Role of fuel properties and piston shape in influencing soot oxidation in heavy-duty low swirl diesel engine combustion
Journal article, 2019
The presented study evaluated effects on soot emissions of important diesel fuel properties (e.g. volatility T95, hydrogen to-carbon ratio H/C and oxygen content O/C) in a heavy-duty, low-swirl, direct injection diesel engine operated with cooled exhaust gas recirculation to control the emissions of nitrogen oxides. Variation of injection pressure was conducted in three representative operation points in the single-cylinder engine including conventional and wave piston bowl types. Additionally, detailed optical combustion studies were performed in a high pressure/high temperature combustion chamber with an engine-like flame-wall interaction geometry. The fuel properties mainly influenced parameters relating to events near the nozzle, such as the ignition delay, flame lift-off distance and spray air entrainment. Oxygenation of the fuel reduced soot formation (a known effect of spray-jet dilution), but the fuels’ H/C and T95 also influenced soot emissions. Viscosity, heating value and density, treated as secondary fuel parameters, affected the injected fuel's kinetic energy, and hence mean flow field and local turbulent mixing late in the combustion cycle. The results suggested that fuel effects on soot oxidation during late phases of combustion are mainly governed by parameters related to the fuel injection profile under the specific cylinder gas conditions. With an oxygenated fuel, flow structures (local turbulent side vortices) which are typical for the investigated engine type were found to form in a similar way as with a reference fuel. Hence, improved internal flow using a wave piston in combination with a low-sooting oxygenated fuel gave additional reductions in net soot emissions.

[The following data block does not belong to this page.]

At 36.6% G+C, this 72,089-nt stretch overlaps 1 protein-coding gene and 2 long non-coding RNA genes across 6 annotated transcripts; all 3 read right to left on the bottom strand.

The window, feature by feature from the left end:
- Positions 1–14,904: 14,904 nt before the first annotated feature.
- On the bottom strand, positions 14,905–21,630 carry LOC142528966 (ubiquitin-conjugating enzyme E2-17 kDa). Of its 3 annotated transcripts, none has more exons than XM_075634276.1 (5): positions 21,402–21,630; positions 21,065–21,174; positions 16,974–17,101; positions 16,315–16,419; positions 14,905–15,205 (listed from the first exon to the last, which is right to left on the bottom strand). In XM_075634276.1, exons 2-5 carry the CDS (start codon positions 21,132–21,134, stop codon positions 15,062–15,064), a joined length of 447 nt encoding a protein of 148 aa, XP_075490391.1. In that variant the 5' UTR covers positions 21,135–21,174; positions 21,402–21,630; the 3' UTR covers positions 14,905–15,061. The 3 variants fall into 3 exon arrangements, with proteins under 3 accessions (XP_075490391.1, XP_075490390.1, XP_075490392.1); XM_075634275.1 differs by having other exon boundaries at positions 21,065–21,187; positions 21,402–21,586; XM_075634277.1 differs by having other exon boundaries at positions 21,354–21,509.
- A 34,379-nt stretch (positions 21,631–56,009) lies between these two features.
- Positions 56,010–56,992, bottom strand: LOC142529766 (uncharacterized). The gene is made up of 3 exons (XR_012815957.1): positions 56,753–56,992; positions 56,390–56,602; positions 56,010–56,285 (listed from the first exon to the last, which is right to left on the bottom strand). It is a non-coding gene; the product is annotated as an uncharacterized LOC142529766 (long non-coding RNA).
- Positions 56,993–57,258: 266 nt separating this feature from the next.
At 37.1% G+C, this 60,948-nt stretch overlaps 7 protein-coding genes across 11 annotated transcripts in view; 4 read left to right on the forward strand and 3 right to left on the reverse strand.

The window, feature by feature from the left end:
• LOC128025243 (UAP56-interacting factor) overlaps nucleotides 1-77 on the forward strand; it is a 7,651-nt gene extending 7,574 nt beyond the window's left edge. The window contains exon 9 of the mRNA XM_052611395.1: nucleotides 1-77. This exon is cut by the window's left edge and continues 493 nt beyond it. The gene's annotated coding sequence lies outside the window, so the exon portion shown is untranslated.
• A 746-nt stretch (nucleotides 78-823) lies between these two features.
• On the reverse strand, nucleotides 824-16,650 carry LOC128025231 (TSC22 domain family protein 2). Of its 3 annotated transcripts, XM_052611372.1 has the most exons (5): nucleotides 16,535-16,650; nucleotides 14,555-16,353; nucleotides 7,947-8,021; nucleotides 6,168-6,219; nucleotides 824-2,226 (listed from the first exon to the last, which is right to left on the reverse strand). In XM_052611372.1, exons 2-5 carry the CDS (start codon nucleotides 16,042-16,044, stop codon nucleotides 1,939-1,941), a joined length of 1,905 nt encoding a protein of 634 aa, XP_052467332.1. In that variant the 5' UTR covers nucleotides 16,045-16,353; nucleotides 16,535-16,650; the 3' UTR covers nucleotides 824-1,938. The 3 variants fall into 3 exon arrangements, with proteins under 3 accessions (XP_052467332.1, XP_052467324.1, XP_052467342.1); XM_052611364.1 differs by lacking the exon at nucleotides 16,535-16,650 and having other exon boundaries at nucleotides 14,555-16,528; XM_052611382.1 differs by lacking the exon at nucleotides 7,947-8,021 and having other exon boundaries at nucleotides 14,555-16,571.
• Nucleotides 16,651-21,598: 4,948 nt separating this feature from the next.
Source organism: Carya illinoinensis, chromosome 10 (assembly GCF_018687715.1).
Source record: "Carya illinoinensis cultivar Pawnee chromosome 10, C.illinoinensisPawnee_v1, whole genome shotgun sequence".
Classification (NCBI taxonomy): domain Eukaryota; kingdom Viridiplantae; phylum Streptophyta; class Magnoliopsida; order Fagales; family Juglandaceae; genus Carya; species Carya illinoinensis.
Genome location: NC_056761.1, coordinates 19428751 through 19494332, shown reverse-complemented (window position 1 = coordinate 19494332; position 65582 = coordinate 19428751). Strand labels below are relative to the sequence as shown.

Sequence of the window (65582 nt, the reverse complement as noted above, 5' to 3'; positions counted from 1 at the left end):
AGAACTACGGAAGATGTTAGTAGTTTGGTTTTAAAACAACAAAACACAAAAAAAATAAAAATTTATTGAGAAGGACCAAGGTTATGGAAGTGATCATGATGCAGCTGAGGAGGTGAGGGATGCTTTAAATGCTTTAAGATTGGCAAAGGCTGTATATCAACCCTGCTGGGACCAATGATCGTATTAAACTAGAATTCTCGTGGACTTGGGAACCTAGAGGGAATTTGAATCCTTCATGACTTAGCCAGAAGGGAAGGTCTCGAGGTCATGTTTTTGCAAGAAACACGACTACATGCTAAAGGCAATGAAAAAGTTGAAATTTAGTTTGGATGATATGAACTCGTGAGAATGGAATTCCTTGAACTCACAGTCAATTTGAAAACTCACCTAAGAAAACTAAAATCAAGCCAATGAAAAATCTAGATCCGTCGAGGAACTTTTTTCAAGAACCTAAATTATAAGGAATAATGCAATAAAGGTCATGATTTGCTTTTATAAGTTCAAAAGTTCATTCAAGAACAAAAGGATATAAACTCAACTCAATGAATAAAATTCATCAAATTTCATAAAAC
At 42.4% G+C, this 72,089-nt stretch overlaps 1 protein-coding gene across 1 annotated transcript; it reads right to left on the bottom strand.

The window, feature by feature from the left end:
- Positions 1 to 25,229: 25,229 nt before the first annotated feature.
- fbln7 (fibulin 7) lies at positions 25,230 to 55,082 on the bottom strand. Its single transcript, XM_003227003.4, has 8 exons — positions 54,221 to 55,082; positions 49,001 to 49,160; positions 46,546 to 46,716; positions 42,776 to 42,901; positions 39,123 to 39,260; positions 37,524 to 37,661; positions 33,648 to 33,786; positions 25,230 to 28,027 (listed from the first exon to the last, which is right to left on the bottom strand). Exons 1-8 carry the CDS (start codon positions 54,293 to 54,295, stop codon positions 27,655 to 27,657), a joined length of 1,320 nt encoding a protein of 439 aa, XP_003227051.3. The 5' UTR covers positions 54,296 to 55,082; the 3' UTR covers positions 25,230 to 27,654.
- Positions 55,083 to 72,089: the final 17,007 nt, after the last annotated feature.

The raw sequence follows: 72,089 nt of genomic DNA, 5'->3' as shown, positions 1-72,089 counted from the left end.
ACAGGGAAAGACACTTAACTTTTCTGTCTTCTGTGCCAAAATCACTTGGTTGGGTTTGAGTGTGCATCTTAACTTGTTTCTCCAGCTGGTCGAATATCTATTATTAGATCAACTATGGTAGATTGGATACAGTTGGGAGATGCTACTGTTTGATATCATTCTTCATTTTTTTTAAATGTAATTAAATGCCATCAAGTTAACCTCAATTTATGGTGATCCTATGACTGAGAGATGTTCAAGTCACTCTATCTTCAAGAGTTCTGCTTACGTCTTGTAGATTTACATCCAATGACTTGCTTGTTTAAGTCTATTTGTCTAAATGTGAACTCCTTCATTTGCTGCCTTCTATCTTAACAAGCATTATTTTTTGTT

Late cycle mixing
Piston bowl shape